Psychological & Brain Sciences
The Department of Psychological & Brain Sciences teaches graduate students who are interested in becoming the next generation of academic researchers and educators in psychological and brain sciences. Graduate study may be undertaken in the following general areas: Behavior, Brain & Cognition; Clinical Psychology; Aging & Development; and Social & Personality Psychology. The traditions of Washington University and the department encourage interdisciplinary graduate study, both between the subfields of psychological and brain sciences and across other disciplines. Therefore, although students must affiliate with at least one of the areas within psychological and brain sciences, they are frequently affiliated with multiple areas within the field. In addition, many graduate students in the department also engage in interdisciplinary learning, scholarship and research. For example, cross-disciplinary opportunities and research are available in the Division of Biology and Biomedical Sciences (e.g., neuroscience, genetics); in the programs of Linguistics and of Cognitive, Computational, and Systems Neuroscience; in African-American Studies; and in Philosophy-Neuroscience-Psychology as well as in several departments in the School of Medicine and McKelvey School of Engineering.
The Department of Psychological & Brain Sciences admits students for full-time study toward the PhD and does not offer a terminal master's degree. However, students are required to complete a master's degree with a thesis as part of the requirements for a PhD. In addition, the PhD includes required courses (including statistics, methods, ethics and several core content areas), a subject matter exam, at least two semesters of a teaching experience to fulfill the doctoral teaching requirement, and consistently high-quality research productivity that results in publishable findings.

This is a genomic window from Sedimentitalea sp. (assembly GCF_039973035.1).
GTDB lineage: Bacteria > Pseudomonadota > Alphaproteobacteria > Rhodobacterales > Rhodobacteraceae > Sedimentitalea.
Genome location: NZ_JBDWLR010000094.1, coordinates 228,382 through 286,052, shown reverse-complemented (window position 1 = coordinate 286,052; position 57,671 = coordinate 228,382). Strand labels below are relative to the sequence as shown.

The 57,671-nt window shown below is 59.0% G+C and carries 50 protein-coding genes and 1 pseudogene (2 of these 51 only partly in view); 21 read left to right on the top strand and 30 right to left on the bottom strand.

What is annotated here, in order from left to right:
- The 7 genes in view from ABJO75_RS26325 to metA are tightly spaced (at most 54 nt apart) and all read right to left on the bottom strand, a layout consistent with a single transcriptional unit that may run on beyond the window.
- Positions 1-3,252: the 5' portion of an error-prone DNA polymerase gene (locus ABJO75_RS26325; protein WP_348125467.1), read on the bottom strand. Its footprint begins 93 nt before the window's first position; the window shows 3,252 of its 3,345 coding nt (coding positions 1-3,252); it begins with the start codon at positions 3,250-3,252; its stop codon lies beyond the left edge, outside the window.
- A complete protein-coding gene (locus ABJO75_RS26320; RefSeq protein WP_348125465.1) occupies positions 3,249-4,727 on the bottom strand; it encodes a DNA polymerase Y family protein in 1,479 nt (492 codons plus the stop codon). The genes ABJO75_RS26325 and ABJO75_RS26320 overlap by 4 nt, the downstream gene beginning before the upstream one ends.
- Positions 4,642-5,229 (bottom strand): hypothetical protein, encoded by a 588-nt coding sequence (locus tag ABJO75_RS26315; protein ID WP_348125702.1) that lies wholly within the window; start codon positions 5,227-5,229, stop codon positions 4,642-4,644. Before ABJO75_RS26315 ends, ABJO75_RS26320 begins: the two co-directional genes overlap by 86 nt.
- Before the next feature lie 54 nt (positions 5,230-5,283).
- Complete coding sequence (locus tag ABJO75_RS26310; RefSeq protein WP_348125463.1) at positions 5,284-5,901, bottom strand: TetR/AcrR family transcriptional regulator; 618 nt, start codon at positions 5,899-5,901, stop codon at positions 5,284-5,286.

The Department of Psychological & Brain Sciences also offers the Graduate Certificate in Quantitative Data Analysis, which is open to graduate students of various disciplines. Advanced skills and knowledge in quantitative analysis, methods and interpretation are critical assets for scholars in a wide range of disciplines within the social sciences. In addition, many of the important practical, analytical and conceptual skills are shared across disciplines. Many of the graduate programs in the social sciences include basic quantitative analysis skills within the core required curriculum of their department, but many students would benefit from advanced preparation in this domain. The certificate program provides an organized means for students to achieve an advanced level of knowledge and skill in quantitative social science data analysis, interpretation and visualization that can be applied and shared in a variety of occupational domains.
The Graduate Certificate in Quantitative Data Analysis requires students to master both an introductory level and a more advanced level of quantitative skills and knowledge. Some of the introductory-level courses may overlap with courses that are already required within a student's individual PhD program curriculum, but the advanced level will require students to go beyond the basic expectations of their graduate program to achieve a greater depth and breadth of their knowledge and abilities.
Students interested in the Graduate Certificate in Quantitative Data Analysis should first apply for admission to the Washington University department in which they wish to obtain a graduate degree. After being admitted, students should notify their department advisor and the Graduate Certificate in Quantitative Data Analysis program director (currently email@example.com) of their plans to obtain the certificate. In addition, students should submit an Application for Admission to Certificate Program form to the Office of Graduate Studies, Arts & Sciences, and send a copy to the Graduate Certificate in Quantitative Data Analysis office.